New York, N.Y. — The persistent work of Catholic sisters against human trafficking continues as the world focuses today on efforts to stop the exploitation of humans for cheap labor and sex.
As part of the global observances of the annual United Nations World Day Against Trafficking in Persons, held every July 30, one congregation recently released an advocacy guidebook focusing on a human-rights approach toward trafficking, centered on the need for governments to protect "the human rights of women and girls throughout their lives."
The new publication from Mercy International Association, "Inherent Dignity: An Advocacy Guidebook," aims to help anti-trafficking advocates and those at the grassroots working with people who have been trafficked.
The United Nations' International Labor Organization defines human trafficking as "a crime that exploits women, children and men for numerous purposes including forced labor and sex." The ILO estimates that "21 million people are victims of forced labor globally," including "victims of human trafficking for labor and sexual exploitation."
The cornerstone of the new 94-page guidebook, launched July 25, is to challenge what Sr. Angela Reed calls the "current discourse on human trafficking," which often sees trafficking "as a single isolated event."
In fact, she said, violations of human rights "often occur prior to the experience of trafficking and render women and girls more vulnerable to exploitation." As a result, Reed said, "it is imperative that states take responsibility for ensuring the realization of human rights over the life course."
Reed, an Australian Mercy sister, represents Mercy International Association / Mercy Global Action at the United Nations and is the secondary author of the new guidebook. The primary author is Rose Bryant Smith, a short-term Mercy research fellow at the United Nations.
As Mercy International Association's global action coordinator, Reed oversees her congregation's advocacy work at the U.N. with a special focus on the trafficking of women and girls.
Reed's advocacy and research in the Philippines have focused on what she calls Optimal Life Course Conditions. She argues that if conditions such as adequate standard of living, quality education, safety, and gender equality were a reality for young women and girls, their vulnerability to trafficking would lessen considerably.
The research for the guide showed "most survivors of human trafficking experience cumulative disadvantage and marginalization over their lifetime caused by multiple human rights violations," Reed told GSR. And yet, she said, there are "many existing international human rights mechanisms available to address areas of vulnerability and assert rights."
In her introduction to the publication, Anne T. Gallagher, president of the International Catholic Migration Commission, said the new handbook "is ultimately about prevention. It is about creating rights-based and respectful families, communities and societies where trafficking through sexual exploitation is no longer possible. That goal is an ambitious one, but those we serve deserve nothing less."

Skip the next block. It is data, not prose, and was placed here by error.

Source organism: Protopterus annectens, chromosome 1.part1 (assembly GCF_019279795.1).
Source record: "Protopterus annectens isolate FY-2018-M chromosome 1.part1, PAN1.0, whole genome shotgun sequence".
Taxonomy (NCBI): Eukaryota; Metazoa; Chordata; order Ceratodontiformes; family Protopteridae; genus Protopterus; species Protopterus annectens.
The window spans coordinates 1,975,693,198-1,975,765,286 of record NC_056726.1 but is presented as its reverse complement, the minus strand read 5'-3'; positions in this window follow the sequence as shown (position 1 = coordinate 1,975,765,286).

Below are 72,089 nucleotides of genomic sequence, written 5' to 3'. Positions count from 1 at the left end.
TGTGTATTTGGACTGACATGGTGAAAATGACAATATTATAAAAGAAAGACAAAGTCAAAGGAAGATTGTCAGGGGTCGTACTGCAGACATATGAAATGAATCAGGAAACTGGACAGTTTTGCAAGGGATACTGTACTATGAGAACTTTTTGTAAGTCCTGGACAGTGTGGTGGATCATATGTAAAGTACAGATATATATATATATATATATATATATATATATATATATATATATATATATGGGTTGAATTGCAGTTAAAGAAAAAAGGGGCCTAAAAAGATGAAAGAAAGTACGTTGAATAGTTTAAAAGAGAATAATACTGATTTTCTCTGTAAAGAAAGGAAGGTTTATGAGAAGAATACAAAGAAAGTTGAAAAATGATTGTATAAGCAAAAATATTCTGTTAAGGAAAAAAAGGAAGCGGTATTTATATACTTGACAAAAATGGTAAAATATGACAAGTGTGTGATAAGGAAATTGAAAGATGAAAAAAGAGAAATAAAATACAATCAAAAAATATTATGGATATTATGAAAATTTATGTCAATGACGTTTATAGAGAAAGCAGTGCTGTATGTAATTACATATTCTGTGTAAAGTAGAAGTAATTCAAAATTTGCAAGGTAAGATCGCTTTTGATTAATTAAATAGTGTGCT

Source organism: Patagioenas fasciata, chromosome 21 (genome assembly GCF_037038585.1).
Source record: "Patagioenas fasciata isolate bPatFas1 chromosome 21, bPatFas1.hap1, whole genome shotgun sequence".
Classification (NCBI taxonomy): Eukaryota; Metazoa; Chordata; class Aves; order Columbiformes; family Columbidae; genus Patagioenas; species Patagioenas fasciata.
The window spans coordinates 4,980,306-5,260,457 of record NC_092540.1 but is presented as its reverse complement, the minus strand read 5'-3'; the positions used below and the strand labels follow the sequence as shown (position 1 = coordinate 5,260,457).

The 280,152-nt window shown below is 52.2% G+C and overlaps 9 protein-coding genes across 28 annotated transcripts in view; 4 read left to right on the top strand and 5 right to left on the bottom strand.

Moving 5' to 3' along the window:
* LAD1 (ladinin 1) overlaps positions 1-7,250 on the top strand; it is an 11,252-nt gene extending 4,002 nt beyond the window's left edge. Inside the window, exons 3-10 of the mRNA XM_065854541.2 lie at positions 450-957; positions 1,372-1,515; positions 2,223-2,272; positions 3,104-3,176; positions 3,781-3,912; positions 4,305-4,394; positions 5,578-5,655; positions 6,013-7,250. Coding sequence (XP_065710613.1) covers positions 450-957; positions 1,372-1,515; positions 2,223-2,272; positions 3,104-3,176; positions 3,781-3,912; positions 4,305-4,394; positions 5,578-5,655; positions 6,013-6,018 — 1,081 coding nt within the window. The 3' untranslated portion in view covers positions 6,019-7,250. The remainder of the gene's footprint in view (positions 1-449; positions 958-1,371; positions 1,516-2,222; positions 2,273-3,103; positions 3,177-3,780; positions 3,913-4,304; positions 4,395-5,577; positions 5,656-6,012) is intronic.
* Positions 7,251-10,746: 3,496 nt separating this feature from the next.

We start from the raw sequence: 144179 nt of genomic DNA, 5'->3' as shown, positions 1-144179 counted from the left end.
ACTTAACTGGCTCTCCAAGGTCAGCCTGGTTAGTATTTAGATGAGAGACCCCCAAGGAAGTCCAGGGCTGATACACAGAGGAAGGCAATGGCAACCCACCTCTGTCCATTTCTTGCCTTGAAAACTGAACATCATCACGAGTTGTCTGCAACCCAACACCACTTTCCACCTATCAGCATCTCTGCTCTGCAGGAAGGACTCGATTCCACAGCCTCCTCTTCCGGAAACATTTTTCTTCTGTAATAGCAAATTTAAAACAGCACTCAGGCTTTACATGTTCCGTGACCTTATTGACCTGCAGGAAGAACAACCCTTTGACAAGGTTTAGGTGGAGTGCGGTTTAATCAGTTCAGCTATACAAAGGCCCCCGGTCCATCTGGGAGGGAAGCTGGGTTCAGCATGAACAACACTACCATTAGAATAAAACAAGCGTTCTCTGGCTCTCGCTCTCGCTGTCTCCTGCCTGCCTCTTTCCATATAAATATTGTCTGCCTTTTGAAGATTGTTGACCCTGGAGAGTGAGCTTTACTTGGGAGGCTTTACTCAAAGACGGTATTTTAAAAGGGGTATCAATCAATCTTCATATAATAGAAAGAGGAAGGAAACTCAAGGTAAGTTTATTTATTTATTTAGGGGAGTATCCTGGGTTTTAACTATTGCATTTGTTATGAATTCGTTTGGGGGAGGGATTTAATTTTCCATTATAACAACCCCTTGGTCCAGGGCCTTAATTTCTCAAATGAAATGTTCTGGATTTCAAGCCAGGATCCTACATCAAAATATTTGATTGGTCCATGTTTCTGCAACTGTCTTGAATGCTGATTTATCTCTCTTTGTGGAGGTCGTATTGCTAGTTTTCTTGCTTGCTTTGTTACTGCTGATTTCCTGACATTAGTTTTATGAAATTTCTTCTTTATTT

At the July 25 launch at the Church Center for the United Nations, Reed noted that testimonies from trafficking survivors are an important element in any work about trafficking.
The experiences of one survivor, Cathy from Cebu, Philippines, anchor the new guidebook.
"There were times when I was a victim of trafficking that I just went with the flow, like I just accepted it," Cathy told Reed. "But I still had hopes and I fought for my future. No one can treat me like a dog. I had a limit to what could be done."
In the light of such stories, "those of us with this knowledge are compelled to respond," Reed said, adding that in her encounter with trafficking survivors in the Philippines, "I found great resilience and hope."
" 'Inherent Dignity' is a great title," Sr. Winifred Doherty, the U.N. representative of the Congregation of Our Lady of Charity of the Good Shepherd, said at the launch event: It points to the overall dynamic of the larger global dynamic "of placing profit over people."
Calling human trafficking "an assault on the very idea of human dignity," U.N. Assistant Secretary-General Jane Connors, the global body's first victims' rights advocate, said the strength of the new guidebook is "to put human rights at the center" of the dialogue on human trafficking.
The advocacy work at the United Nations and elsewhere is only one part of what sisters are doing to stop human trafficking. The international network Talitha Kum, a collaboration of the Rome-based International Union of Superiors General (UISG) and Union of Superiors General, will mark 10 years of advocacy and grassroots work in 76 countries in 2019.
During a July 20 webinar that linked UISG staff, sisters working on anti-trafficking efforts, and journalists, Comboni Missionary Sr. Gabriella Bottani, Talitha Kum's coordinator, said the network's work is expanding, and that is in part because more women are trafficked because of worsening economic and social conditions in many parts of the world.
Bottani said Talitha Kum's work will be one focus of UISG's May 2019 plenary in Rome, adding that the assembly "will give us time to reflect and evaluate" Talitha Kum's efforts and what is also happening globally in trafficking.
[Chris Herlinger is GSR international correspondent. His email address is email@example.com.]